Google has announced five winners of a competition it set up to find innovative uses for its wearable Glass technology.
Selected from over 1,300 proposals; each non-profit winner will receive a pair of Glass, a $25,000 (14,586) grant and a trip to Google's headquarters for training. Winning teams will also be given access to Glass developers to make their projects a reality.
Classroom Champions aimed to give students in high-needs schools the chance to see what life is like through the eyes of a paralympic champion. The project aims to encourage those with disabilities to see what they can accomplish if they set their minds to it.
Women's Audio Mission put forward the idea of using Google Glass in its music, science, technology and engineering programs for women and girls. Those wearing the Glass would be able to interact with a more immersive lab experience online and in person, the scheme claims.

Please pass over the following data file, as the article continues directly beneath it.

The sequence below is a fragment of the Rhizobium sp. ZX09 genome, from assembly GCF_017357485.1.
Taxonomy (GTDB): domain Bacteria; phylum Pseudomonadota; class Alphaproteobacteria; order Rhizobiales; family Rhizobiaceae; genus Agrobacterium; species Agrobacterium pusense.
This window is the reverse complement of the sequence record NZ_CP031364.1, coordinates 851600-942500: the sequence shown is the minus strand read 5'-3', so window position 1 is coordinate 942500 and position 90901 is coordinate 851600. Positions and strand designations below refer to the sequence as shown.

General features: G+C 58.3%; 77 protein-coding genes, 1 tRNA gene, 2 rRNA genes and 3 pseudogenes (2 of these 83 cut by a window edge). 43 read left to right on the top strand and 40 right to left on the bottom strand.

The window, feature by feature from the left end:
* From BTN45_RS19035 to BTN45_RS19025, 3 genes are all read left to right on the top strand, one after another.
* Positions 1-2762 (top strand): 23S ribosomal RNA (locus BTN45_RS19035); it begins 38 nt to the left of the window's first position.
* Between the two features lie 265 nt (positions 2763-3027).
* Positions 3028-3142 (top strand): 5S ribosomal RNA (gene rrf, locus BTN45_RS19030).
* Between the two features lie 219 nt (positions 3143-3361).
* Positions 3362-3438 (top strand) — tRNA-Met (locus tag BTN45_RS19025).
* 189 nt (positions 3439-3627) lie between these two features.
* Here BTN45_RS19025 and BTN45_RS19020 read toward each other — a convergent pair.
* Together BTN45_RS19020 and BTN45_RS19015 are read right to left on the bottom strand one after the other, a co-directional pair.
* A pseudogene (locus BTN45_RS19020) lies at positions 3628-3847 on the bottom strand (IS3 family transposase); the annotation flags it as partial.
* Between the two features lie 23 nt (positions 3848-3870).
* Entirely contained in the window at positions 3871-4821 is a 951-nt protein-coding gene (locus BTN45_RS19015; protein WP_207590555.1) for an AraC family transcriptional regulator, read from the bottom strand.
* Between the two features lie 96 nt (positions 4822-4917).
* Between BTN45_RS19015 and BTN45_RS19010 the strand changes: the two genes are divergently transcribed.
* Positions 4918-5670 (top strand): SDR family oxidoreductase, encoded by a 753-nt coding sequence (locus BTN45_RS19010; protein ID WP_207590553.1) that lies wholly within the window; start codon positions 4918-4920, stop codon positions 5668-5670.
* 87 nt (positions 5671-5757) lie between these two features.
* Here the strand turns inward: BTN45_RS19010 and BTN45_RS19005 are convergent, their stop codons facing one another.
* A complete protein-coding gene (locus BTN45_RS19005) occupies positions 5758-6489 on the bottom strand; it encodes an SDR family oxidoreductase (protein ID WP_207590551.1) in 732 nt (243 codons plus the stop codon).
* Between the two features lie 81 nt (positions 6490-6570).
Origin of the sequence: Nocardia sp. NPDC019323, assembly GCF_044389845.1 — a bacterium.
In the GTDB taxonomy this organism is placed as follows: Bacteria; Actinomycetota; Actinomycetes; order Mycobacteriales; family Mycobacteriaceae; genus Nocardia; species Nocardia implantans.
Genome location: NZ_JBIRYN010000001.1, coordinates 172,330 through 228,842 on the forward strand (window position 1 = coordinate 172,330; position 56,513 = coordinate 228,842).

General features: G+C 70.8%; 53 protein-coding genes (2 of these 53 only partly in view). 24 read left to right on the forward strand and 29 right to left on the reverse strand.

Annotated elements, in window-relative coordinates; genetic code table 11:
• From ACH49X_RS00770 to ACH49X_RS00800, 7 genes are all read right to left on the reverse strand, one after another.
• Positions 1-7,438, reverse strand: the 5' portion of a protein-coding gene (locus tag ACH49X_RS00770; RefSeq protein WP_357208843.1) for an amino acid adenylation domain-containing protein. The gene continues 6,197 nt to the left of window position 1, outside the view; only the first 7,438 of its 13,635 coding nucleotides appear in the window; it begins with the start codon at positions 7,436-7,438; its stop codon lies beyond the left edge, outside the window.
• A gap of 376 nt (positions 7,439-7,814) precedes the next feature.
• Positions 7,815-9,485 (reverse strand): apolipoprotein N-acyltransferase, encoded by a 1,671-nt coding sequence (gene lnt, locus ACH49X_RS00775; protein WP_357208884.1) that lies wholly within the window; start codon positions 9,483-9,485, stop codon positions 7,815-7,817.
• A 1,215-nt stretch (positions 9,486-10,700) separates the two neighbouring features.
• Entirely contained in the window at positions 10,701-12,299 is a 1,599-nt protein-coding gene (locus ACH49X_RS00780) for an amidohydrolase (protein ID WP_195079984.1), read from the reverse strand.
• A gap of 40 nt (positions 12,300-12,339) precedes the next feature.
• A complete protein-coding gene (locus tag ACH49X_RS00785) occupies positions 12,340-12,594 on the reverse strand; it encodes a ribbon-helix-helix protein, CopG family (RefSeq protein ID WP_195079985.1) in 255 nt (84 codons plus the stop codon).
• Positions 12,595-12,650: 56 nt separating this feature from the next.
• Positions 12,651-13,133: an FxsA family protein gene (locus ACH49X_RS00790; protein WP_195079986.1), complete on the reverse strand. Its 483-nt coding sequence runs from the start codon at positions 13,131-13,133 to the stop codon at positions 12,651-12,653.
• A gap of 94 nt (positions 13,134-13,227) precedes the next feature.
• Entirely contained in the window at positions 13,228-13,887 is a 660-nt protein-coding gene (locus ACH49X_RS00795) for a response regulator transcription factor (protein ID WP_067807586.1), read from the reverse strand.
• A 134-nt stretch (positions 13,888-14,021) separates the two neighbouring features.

Two other programs focused on using Google Glass to aid in therapeutic treatment. The Hearing and Speech Agency plans to use Glass as a way for users to overcome speech language challenges, hearing loss and autism, as well supporting their carers.
The Mark Morris Dance group petitioned the idea of creating a Glass app that helps people with Parkinson's disease remember and trigger body movements in the day to day lives.
Finally, the 3000 Miles to a Cure winner put forward the idea of having Glass users experience their cyclists racing from one side of the US to the other, seeing the journey through the eyes of the participants.
"America will be able to see and experience it through a racer's eyes and the racer will be alerted to every message of encouragement and donation supporters send," director of Google.org, Jacqueline Fuller, wrote in a blog post.
Google is already working with the groups in order to turn their ideas a reality, and has assigned each one a mentor to oversee its development.
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